The “moonwalk” dance move

“Moonwalk” is a dance technique which fakes a forward motion by moving legs and feet, while in reality you are moving backwards. This is how the illusion is created that the floor is pulling away in a gliding motion, underneath the feet of the dancer. No other name can be more closely connected to this move than the name of Michael Jackson (who was born on 29th August 1958 on a full moon). Even though he is not the founder, in this case, one can refer to him as the figurehead. The key moment was Jackson’s performance of “Billie Jean” at the anniversary celebration “Motown 25: Yesterday, Today, Forever” in 1983. From this moment on, the moonwalk’s triumph was not to be stopped and Michael Jackson had shaped his signature move.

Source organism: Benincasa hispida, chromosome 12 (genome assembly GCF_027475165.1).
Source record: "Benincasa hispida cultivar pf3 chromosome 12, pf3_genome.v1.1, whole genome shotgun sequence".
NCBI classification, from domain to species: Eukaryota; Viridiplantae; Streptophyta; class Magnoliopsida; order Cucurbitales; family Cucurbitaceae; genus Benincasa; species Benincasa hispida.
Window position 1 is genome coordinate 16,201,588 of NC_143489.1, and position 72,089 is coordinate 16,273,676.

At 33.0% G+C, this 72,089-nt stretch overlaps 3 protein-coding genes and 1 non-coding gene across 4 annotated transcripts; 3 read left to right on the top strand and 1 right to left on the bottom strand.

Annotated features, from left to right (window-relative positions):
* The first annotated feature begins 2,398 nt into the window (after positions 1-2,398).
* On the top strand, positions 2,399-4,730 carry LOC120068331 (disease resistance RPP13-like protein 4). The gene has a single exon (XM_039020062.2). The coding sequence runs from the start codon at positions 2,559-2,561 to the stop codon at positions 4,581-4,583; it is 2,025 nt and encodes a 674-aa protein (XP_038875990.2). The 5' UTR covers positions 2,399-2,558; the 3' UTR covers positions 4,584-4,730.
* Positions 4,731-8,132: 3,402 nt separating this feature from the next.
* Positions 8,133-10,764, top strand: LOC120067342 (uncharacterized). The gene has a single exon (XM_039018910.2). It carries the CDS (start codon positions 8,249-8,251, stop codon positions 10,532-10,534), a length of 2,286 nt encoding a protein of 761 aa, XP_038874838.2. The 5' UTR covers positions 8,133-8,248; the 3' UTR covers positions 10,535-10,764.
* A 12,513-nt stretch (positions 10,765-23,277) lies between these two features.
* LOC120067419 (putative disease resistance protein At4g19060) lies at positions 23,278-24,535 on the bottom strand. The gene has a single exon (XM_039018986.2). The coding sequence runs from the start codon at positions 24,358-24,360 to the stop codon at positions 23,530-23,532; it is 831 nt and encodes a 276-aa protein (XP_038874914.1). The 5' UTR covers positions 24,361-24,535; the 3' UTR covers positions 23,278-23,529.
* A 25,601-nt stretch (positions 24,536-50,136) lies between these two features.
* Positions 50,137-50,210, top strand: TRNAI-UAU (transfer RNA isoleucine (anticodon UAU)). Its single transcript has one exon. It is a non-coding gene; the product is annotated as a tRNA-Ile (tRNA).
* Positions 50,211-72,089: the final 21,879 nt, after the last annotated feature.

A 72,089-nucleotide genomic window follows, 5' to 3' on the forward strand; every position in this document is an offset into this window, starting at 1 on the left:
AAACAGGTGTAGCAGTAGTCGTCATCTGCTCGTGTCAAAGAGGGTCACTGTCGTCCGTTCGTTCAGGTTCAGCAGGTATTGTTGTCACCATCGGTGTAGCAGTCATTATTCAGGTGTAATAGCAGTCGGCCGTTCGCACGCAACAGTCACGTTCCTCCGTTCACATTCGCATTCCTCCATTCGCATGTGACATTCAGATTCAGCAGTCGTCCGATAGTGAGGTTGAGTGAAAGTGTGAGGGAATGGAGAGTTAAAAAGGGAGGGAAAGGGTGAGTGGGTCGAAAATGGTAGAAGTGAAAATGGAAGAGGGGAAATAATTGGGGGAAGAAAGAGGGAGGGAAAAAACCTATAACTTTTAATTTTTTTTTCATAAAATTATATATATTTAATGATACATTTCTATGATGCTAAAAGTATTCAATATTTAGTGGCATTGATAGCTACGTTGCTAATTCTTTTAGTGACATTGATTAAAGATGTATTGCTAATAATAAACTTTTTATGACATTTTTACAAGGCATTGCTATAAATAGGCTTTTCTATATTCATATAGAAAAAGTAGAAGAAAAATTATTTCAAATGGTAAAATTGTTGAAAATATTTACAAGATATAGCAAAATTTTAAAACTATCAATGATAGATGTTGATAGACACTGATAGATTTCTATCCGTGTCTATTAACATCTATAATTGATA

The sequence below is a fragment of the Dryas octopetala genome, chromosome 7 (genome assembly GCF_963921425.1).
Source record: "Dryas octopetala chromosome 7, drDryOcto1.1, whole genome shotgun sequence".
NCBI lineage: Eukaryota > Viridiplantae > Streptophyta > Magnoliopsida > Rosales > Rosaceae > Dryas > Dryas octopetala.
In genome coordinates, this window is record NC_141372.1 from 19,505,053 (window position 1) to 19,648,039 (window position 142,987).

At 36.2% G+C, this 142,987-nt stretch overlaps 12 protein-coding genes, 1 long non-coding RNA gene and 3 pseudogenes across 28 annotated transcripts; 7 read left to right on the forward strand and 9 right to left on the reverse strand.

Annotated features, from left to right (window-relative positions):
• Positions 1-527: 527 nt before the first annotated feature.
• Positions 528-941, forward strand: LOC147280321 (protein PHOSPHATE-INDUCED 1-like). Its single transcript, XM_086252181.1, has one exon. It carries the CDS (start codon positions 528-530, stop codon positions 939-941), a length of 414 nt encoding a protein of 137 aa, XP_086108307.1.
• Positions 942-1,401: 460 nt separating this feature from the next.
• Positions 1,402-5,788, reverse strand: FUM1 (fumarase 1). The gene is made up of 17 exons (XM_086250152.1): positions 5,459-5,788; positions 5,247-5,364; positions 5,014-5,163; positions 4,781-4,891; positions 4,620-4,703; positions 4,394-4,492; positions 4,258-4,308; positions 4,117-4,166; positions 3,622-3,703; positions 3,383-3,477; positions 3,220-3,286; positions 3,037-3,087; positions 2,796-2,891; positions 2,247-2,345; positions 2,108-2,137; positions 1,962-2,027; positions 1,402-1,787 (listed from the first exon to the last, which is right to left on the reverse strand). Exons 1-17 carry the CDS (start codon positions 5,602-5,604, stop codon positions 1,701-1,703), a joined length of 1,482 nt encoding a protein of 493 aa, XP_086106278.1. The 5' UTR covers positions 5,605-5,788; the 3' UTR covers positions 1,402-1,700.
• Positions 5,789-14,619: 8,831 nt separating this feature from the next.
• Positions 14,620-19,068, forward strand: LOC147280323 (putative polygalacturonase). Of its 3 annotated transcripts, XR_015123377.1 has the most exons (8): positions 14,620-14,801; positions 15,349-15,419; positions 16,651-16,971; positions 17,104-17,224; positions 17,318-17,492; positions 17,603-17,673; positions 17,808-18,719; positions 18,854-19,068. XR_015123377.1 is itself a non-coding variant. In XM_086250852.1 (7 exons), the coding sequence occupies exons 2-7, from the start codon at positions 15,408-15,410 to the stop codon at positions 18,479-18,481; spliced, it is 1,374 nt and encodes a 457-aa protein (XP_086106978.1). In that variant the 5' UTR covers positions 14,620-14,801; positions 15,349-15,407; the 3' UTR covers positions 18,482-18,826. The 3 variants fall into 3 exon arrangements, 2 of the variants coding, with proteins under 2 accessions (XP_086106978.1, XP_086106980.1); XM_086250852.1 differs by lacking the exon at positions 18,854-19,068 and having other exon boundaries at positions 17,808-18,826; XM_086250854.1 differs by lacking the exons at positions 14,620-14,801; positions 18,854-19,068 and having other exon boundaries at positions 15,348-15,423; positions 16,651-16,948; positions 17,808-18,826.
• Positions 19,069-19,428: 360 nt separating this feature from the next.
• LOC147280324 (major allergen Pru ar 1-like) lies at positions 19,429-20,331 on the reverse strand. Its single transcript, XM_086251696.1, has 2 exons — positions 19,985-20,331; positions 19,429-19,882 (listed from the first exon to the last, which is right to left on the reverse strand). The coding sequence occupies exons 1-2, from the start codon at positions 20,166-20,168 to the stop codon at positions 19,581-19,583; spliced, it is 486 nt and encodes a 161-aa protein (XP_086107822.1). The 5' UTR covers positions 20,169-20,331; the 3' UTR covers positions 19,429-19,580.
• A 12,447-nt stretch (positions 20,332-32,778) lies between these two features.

(the “moonwalk” starts at 4:13 min)

The “moonwalk” has many roots. For one thing, the sliding movement of the feet was and still is an important means of expression in pantomime and theatre. The performer would remain in one spot and drag the feet across the floor in a walking motion (this would be a “moonwalk” as well but without the backward movement – also known as “running man”). Other forerunners of the “moonwalk” is the mambo and of course break-dance, which was also an inspiration to Michael Jackson.

Who would like to learn how to do the “moonwalk”, can take a look at this tutorial:

But why is there a ‘moon’ in the “moonwalk”?  This could probably be the purported weightlessness that is conveyed by this step, which reminds of the reduced gravity on the Moon. If one wouldn’t have to wear those cumbersome space suits, one could actually hover beautifully along the Moon …

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